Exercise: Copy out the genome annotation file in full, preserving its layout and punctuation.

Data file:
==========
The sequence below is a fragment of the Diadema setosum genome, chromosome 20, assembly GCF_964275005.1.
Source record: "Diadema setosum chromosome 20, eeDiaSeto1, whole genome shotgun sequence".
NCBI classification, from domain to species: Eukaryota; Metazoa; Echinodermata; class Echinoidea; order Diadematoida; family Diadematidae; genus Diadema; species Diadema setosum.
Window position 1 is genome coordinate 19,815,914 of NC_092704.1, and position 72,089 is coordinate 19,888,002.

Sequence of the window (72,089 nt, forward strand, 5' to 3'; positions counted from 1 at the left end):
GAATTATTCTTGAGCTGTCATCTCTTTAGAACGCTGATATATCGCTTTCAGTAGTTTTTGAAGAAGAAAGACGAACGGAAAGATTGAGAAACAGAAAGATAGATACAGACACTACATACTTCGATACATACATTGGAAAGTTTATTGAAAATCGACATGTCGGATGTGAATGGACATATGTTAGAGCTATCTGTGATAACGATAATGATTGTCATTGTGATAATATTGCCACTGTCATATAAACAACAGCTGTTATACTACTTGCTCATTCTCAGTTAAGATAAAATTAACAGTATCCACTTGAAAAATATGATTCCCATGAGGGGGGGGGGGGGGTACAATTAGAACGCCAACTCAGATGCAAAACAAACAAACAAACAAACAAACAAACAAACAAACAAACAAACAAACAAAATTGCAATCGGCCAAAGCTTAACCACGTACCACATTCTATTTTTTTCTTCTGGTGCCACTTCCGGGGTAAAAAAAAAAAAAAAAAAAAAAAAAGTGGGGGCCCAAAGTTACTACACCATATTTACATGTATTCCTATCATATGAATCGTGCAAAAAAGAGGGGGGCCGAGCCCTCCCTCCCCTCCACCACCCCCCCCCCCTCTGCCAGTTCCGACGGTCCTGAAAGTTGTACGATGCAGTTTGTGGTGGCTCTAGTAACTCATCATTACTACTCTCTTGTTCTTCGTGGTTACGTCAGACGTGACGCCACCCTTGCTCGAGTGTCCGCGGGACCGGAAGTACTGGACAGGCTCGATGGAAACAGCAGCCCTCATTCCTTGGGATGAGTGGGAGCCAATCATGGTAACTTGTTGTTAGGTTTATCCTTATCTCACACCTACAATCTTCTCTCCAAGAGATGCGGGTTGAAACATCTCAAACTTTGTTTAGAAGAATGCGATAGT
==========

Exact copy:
The sequence below is a fragment of the Diadema setosum genome, chromosome 20, assembly GCF_964275005.1.
Source record: "Diadema setosum chromosome 20, eeDiaSeto1, whole genome shotgun sequence".
NCBI classification, from domain to species: Eukaryota; Metazoa; Echinodermata; class Echinoidea; order Diadematoida; family Diadematidae; genus Diadema; species Diadema setosum.
Window position 1 is genome coordinate 19,815,914 of NC_092704.1, and position 72,089 is coordinate 19,888,002.

Sequence of the window (72,089 nt, forward strand, 5' to 3'; positions counted from 1 at the left end):
GAATTATTCTTGAGCTGTCATCTCTTTAGAACGCTGATATATCGCTTTCAGTAGTTTTTGAAGAAGAAAGACGAACGGAAAGATTGAGAAACAGAAAGATAGATACAGACACTACATACTTCGATACATACATTGGAAAGTTTATTGAAAATCGACATGTCGGATGTGAATGGACATATGTTAGAGCTATCTGTGATAACGATAATGATTGTCATTGTGATAATATTGCCACTGTCATATAAACAACAGCTGTTATACTACTTGCTCATTCTCAGTTAAGATAAAATTAACAGTATCCACTTGAAAAATATGATTCCCATGAGGGGGGGGGGGGGGTACAATTAGAACGCCAACTCAGATGCAAAACAAACAAACAAACAAACAAACAAACAAACAAACAAACAAACAAACAAAATTGCAATCGGCCAAAGCTTAACCACGTACCACATTCTATTTTTTTCTTCTGGTGCCACTTCCGGGGTAAAAAAAAAAAAAAAAAAAAAAAAAGTGGGGGCCCAAAGTTACTACACCATATTTACATGTATTCCTATCATATGAATCGTGCAAAAAAGAGGGGGGCCGAGCCCTCCCTCCCCTCCACCACCCCCCCCCCCTCTGCCAGTTCCGACGGTCCTGAAAGTTGTACGATGCAGTTTGTGGTGGCTCTAGTAACTCATCATTACTACTCTCTTGTTCTTCGTGGTTACGTCAGACGTGACGCCACCCTTGCTCGAGTGTCCGCGGGACCGGAAGTACTGGACAGGCTCGATGGAAACAGCAGCCCTCATTCCTTGGGATGAGTGGGAGCCAATCATGGTAACTTGTTGTTAGGTTTATCCTTATCTCACACCTACAATCTTCTCTCCAAGAGATGCGGGTTGAAACATCTCAAACTTTGTTTAGAAGAATGCGATAGT